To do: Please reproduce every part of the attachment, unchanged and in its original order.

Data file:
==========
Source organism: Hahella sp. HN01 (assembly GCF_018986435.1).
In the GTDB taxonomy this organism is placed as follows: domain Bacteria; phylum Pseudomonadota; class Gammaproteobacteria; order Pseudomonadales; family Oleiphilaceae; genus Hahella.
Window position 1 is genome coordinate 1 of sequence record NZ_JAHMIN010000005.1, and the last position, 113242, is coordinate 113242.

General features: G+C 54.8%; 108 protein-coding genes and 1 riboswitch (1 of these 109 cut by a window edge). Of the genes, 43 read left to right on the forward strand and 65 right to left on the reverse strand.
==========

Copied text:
Source organism: Hahella sp. HN01 (assembly GCF_018986435.1).
In the GTDB taxonomy this organism is placed as follows: domain Bacteria; phylum Pseudomonadota; class Gammaproteobacteria; order Pseudomonadales; family Oleiphilaceae; genus Hahella.
Window position 1 is genome coordinate 1 of sequence record NZ_JAHMIN010000005.1, and the last position, 113242, is coordinate 113242.

General features: G+C 54.8%; 108 protein-coding genes and 1 riboswitch (1 of these 109 cut by a window edge). Of the genes, 43 read left to right on the forward strand and 65 right to left on the reverse strand.